For example, when a utility builds a new substation or power plant, regulators typically allow it to recover the value of that investment from its customers over time. The total bundle of assets that a utility can recover from customers is called its rate base.
To add a new asset to its rate base, utility officials must appear before regulators and ask for the investment to be included in the rates that the company charges. The public can participate in these proceedings. After hearing from interested parties, regulators decide whether to include the value of the asset in rates.
If they approve it, then this asset is amortized over time, like a mortgage. The customers effectively make regular payments and pay interest—called the cost of capital—on the unrecovered balance.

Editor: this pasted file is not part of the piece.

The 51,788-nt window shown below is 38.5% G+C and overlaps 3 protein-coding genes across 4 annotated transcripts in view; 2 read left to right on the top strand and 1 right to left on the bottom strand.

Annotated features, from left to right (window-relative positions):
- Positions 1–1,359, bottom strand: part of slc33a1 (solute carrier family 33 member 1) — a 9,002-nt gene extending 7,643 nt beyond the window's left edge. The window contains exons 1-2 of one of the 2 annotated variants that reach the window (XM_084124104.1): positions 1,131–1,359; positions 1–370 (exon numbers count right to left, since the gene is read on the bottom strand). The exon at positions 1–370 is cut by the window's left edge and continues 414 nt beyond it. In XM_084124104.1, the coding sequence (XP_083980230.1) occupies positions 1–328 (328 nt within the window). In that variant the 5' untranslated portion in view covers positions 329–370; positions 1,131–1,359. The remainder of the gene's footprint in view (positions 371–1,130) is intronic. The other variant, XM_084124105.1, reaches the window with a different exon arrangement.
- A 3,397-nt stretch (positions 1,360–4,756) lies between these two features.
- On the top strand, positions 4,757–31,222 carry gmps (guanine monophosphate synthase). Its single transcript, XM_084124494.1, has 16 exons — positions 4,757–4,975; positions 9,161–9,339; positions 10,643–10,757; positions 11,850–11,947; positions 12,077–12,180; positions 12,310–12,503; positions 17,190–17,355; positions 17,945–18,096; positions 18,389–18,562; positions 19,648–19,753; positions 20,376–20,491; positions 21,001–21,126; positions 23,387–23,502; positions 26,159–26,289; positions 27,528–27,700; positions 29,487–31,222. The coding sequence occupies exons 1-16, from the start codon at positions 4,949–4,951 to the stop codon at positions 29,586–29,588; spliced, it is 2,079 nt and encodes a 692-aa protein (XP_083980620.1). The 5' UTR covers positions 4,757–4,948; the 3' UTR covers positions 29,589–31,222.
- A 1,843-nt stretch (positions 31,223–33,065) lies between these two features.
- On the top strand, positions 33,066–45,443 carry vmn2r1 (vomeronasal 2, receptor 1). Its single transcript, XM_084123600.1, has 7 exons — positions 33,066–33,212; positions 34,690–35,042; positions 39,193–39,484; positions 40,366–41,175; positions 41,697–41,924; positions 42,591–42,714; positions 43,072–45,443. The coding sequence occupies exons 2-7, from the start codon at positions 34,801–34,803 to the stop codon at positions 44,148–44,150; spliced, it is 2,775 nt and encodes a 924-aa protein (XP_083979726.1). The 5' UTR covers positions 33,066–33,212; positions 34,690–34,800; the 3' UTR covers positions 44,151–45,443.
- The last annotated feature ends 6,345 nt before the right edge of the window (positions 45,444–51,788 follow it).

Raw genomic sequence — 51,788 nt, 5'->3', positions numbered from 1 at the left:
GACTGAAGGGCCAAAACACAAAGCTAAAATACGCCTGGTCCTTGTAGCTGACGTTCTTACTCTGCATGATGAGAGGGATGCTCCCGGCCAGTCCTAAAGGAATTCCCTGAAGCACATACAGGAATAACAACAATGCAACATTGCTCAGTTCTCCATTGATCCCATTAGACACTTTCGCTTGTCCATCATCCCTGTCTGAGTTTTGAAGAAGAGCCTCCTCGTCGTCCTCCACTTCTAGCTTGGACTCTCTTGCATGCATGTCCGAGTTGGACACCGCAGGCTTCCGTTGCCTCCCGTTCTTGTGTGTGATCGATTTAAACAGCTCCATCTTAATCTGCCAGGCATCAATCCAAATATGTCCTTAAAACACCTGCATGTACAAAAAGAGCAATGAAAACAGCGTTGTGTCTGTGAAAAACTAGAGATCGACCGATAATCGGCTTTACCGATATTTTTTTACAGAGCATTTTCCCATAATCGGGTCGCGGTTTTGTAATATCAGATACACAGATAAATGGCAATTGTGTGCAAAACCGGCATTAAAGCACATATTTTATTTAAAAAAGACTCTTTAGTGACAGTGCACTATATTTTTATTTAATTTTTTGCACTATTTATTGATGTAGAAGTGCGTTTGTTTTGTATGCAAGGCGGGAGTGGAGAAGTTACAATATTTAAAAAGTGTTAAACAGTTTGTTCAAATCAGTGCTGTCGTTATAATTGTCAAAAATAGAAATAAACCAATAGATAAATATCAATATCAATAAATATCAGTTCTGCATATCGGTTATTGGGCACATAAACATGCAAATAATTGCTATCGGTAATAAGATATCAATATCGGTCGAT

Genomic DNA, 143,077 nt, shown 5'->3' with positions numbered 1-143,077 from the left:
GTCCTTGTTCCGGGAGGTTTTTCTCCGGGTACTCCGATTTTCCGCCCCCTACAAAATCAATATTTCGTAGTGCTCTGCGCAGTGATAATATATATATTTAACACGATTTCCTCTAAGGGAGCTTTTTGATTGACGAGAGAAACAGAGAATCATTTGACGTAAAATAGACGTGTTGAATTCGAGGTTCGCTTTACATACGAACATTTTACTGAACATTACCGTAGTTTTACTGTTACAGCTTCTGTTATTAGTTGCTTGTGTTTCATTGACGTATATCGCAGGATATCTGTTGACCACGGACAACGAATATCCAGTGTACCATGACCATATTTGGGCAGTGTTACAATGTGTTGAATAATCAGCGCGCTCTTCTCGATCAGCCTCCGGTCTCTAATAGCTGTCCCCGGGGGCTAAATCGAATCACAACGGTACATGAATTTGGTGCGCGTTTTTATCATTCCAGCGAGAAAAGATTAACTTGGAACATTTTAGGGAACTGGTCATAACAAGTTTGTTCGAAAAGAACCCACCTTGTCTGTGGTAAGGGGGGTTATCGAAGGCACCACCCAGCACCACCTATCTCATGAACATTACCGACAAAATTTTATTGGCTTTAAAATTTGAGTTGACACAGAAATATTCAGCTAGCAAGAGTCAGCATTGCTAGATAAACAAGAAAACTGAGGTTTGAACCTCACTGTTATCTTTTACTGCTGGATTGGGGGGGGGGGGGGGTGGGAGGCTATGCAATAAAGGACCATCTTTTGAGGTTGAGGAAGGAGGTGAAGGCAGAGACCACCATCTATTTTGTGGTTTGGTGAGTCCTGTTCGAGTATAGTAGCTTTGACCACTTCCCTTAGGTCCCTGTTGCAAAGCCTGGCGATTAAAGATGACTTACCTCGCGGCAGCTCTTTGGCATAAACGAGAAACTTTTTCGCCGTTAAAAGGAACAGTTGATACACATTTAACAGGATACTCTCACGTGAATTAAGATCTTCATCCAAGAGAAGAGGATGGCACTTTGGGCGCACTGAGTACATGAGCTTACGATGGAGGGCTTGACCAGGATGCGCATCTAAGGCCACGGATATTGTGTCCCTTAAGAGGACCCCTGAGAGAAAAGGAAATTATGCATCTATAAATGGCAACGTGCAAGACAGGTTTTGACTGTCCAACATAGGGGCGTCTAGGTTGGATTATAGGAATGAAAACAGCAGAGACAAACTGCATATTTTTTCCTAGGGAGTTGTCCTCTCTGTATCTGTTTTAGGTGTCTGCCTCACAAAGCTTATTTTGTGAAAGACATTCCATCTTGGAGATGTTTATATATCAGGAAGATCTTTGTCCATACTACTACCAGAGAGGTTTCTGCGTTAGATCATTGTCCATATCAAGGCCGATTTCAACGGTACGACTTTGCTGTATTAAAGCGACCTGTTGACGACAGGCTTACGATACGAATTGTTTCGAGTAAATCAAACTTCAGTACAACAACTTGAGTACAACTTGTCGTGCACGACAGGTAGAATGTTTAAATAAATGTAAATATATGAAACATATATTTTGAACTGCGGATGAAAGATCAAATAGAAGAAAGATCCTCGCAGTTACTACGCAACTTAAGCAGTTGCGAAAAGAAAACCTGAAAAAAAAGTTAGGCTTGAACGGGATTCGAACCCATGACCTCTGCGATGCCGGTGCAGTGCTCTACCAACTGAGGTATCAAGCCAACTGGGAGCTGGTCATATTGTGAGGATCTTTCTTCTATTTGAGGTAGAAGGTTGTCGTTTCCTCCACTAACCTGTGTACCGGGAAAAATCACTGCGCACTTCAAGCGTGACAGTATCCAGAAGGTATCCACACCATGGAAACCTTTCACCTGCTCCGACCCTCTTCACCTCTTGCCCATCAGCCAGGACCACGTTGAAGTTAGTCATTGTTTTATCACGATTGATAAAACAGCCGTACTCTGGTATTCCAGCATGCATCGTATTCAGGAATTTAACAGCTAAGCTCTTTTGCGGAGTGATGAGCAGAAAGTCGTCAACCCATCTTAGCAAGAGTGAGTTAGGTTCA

So if an asset for this unpaid debt is created, it would be treated like any other investment and be recovered over time from all of the utility’s customers.
Turn bills into bonds
One way this might work would be for a state government to issue bonds with a total value equal to the utility’s unpaid bills. The state would pay the proceeds from selling these bonds to utilities and repay the debt over time. This approach spreads the cost of unpaid electric bills over all of the state’s taxpayers, since the state would use money from tax collections to pay people who buy the bonds.
Make utilities take the hit
Some advocates argue that utilities should foot the bill for customers who can’t pay during the pandemic. But neither governments nor corporations have money of their own: Governments get it from taxpayers, and utilities get it from their customers and investors.